You may be most familiar with the concept of guide dogs helping the blind. However, in recent years, assistance dogs are being trained to help the deaf, vets suffering with PTSD, and in many other ways. In fact, dogs can aid, comfort and help people with all manner of physical and mental difficulties. Great assistance dogs are made that way through hours of training. Not unlike great athletes, they train for hours daily until they’re ready to partner with their human. Then the two of them train together. Marcie Davis is a paraplegic who’s long enjoyed the assistance of her dog Misty. Dedicated to social justice, Marcie wanted to do something to recognize the importance of these dogs in a larger way. So, she created a week of recognition. The 2nd week of August is International Assistance Dog Week – a chance to raise awareness of the importance of these dogs and the trainers who train them.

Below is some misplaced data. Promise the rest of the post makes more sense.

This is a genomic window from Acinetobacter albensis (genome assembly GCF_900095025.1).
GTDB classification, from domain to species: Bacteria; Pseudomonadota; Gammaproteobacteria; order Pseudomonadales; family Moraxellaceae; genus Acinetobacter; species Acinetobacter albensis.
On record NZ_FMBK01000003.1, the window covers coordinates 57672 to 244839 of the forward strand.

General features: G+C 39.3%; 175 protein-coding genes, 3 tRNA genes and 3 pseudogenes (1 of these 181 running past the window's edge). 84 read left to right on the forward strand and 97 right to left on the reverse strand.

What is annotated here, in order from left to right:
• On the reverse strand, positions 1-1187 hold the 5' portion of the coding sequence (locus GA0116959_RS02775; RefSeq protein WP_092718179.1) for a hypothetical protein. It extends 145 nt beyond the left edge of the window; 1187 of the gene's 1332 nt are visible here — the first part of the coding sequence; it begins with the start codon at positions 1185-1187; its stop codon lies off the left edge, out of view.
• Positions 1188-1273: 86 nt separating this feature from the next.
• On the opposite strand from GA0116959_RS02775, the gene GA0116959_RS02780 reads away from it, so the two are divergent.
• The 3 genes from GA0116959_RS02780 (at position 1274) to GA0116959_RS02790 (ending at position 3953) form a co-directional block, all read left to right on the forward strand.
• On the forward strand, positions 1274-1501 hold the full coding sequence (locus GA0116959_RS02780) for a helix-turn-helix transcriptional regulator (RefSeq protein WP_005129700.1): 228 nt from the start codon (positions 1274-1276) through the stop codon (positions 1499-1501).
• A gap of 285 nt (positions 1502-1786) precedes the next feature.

In 2016, that week is August 7-13 and it’s a time to acknowledge all that these dogs do for the humans they serve. For those who aren’t part of this world, you may be surprised at the process.
The Training of an Assistance Dog
It starts when they’re puppies. The puppy raiser is an experienced dog handler and commits several hours a week to training the puppy in basic manners – no jumping, sitting, etc. They’ll attend puppy kindergarten and work closely with an organization like Canine Companions for Independence, who will take over the training when the puppy is 14-16 months old. Next, the pup enters a six-nine month training program.
During the first couple weeks the puppy undergoes a battery of health and temperament tests. If the pup passes all the tests, he continues the rigorous training eventually learning over 40 commands. At any point, during the training, if the dog shows signs of stress, the dog may be released and make someone a great pet.
At the end of the program, the dogs are paired with their recipient and the two train together for several weeks. Depending on the need, the dogs may trained to open doors, bring certain items or alert in case of a seizure. After graduation, there are regular check ins and follow up workshops for both dog and human.
Certain breeds often make for good assistance dogs. You’re probably familiar with German Shepherds, but labs and even standard poodles can make a good assistance dog. If you’d like to find out more about assistance dogs and maybe even volunteer to raise a puppy, then you can find out more at Paws with a Cause.